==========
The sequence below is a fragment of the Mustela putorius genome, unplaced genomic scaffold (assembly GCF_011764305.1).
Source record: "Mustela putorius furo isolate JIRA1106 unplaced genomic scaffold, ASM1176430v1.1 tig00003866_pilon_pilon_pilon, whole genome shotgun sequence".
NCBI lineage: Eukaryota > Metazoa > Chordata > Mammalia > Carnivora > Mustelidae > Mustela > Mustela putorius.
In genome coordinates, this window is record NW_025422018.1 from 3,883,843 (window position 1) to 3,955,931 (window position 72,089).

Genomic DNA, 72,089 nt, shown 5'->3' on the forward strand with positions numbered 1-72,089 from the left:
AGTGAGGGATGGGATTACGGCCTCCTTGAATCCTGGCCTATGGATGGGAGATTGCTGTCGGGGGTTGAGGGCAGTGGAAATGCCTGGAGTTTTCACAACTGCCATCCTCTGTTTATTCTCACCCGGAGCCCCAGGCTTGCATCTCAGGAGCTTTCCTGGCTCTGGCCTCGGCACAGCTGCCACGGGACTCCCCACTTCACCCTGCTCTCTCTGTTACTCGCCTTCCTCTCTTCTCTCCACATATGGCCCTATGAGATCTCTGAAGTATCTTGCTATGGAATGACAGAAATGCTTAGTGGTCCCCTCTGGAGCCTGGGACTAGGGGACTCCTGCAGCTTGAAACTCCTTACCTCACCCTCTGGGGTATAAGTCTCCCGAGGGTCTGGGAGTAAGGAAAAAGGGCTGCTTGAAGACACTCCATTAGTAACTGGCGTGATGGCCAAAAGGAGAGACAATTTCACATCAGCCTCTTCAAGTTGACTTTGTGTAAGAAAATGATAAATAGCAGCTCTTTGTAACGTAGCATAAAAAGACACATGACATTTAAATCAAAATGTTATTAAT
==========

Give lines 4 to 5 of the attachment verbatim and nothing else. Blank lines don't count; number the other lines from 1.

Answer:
In genome coordinates, this window is record NW_025422018.1 from 3,883,843 (window position 1) to 3,955,931 (window position 72,089).

Genomic DNA, 72,089 nt, shown 5'->3' on the forward strand with positions numbered 1-72,089 from the left: